Dennis Eclairskey, closer Posted: February 10, 2016 at 04:06 PM | 88 comment(s)
  Beats: brian kenny, hall of fame, veterans committee

Tuesday, February 02, 2016

Schoenfield: Top 5 Hall of Fame classes

Can’t fault the Cobb/Ruth/Wagner/Mathewson/Johnson entry, but what say you about the others?

reech Posted: February 02, 2016 at 05:27 PM | 49 comment(s)
  Beats: espn, hall of fame

Sunday, January 31, 2016

Tim Raines on getting into Hall of Fame: ‘It matters, but it doesn’t’

Currently the roving outfield and base running co-ordinator for the Toronto Blue Jays, the 56-year-old said he’s intrigued how the advanced statistics that have only recently become more prominent in the game are helping to make his case for induction.

“It’s kind of mind boggling,” said Raines, who was in Vancouver for a team function with the single-A Canadians. “I didn’t really know I did all those things those guys say I did.

“It’s quite interesting.”

Dennis Eclairskey, closer Posted: January 31, 2016 at 10:01 PM | 82 comment(s)
  Beats: hall of fame, montreal expos, sabrmetrics, tim raines

Thursday, January 28, 2016

Hall of Fame president Jeff Idelson: ‘We’re very comfortable with the process of election’

Graham Womack interviews Hall of Fame President Jeff Idelson.

SN: A couple years ago, the window of eligibility for the BBWAA to consider Hall of Fame candidates was shortened from 15 years to 10 years. Was this an effort at all to speed up the process of getting guys from the Steroid Era off the writers ballot and maybe considered by one of the committees?

JI: No. First of all, the rules for election for the writers and our various committee elections are constantly being reviewed. It’s something that’s front and center and a topic of mine among our staff here at the Hall of Fame and our board because it is so important. In reviewing our rules for election, we made tweaks in back-to-back years with the electorate itself and the 15 to 10.

Fifteen to 10 was put in place because if you look historically over the last 30, 35 years, only three players had earned election after the tenth ballot. To us, it just seemed to be not fair to have so many players sort of twisting in the wind another five years if they weren’t going to earn election. It does get those players to the Expansion Era Committee a little bit sooner but it was more of a reaction of helping to thin the ballots… Some of the writers concern was about not having enough slots to pick players. But more so again (we changed the rule) because it just doesn’t make sense to have players — who 99 percent of the time aren’t going to earn election — simply sitting on the ballot.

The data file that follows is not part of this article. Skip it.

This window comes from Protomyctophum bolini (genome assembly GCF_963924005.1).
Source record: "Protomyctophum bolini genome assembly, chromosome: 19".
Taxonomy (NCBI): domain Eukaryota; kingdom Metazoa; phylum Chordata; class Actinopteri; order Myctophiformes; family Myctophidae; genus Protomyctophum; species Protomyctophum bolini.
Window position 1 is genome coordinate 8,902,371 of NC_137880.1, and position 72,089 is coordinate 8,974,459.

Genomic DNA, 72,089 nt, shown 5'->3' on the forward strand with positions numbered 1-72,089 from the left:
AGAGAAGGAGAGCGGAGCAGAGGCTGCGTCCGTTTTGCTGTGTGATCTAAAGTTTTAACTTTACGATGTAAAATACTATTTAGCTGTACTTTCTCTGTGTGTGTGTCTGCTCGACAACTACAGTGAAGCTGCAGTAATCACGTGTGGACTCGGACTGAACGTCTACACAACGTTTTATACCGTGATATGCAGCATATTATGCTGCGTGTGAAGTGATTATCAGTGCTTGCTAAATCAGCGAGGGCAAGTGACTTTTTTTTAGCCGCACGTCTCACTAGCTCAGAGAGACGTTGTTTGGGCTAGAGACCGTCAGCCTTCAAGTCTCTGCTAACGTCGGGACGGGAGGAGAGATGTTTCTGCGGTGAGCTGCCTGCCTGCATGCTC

Jim Furtado Posted: January 28, 2016 at 09:16 AM | 68 comment(s)
  Beats: hall of fame, interviews

Friday, January 15, 2016

Chaz Scoggins on his HOF Vote for David Eckstein

1. HOF voters are supposed to vote for players to induct into the Hall of Fame.
2. Chaz Scoggins is a HOF voter.
3. Chaz Scoggins himself admits that David Eckstein is not a Hall of Famer.
4. Chaz Scoggins voted for David Eckstein.

This reminds me of some of the logic problems we were assigned to solve back in the 6th grade…

TJ Posted: January 15, 2016 at 04:00 PM | 24 comment(s)
  Beats: hall of fame

Monday, January 11, 2016

Nick Cafardo: The case for and against Manny Ramirez’s Hall of Fame bid - The Boston Globe

Ahh, no.

2. Another brilliant marketing move by Fenway Sports Group, introducing Tessie as Wally the Green Monster’s sister. It may lessen the appearance load for poor Wally.

Jim Furtado Posted: January 11, 2016 at 06:12 AM | 101 comment(s)
  Beats: hall of fame, indians, manny ramirez, notes, red sox